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Take a virtual tour of America’s national parks: the Grand Staircase

Visitors to “scientific treasures” (sites with significant science content) often treat each site on its own. While this may be fine in many cases, in others it leaves the visitor without a complete picture of a certain aspect of science. Sometimes scientific treasures ought to be visited together with other, similar sites.

One example of a synergistic relationship between scientific treasures in the United States is the trio of National Parks: Grand Canyon, Zion Canyon, and Bryce Canyon. Here a visitor to all three is treated to a more complete picture of the West’s geology than from each park on its own. This triad of National Parks makes up the Grand Staircase, a formation of multiple cliffs retreating to the north.

Explore the images for the complete picture of the Grand Staircase formation:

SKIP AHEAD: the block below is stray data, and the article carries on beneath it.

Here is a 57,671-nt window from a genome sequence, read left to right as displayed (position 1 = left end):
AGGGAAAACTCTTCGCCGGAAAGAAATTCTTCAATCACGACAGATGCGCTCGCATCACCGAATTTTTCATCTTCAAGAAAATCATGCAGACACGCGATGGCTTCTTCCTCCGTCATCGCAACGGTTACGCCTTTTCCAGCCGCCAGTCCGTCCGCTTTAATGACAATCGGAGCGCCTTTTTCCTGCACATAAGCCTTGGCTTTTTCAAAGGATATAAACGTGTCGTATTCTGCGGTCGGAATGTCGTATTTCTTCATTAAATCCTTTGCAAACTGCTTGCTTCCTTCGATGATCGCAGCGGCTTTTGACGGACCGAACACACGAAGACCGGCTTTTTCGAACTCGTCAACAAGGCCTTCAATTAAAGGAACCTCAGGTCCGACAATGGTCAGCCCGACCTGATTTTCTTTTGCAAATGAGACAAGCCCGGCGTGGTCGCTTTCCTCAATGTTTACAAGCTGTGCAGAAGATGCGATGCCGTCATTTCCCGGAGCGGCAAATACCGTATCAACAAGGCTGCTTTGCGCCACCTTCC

Bryce Canyon

Image 9 of 11

Finally, we reach the top step in the Grand Staircase, Bryce Canyon, northeast of Zion Canyon. The rock layers are even younger, ranging from the Carmel Formation (oldest) to the colorful Clarion Formation at the top. Originally over 9,000 feet (2,700 m) high, the cliffs have eroded down to around 2,000 feet (600 m). Bryce Canyon is, in fact, no canyon but amphitheaters formed during erosion.

Luca Galuzzi CC BY-SA 2.5

We hope that you have a chance to gain a fuller picture of the geology of the southwestern United States by visiting all three scientific treasures. Which other sites would you recommend viewing as a group to give visitors a more complete idea of their scientific significance?

Recent Comments

  1. Minerva

    Wonderful images….post more images. THANKS

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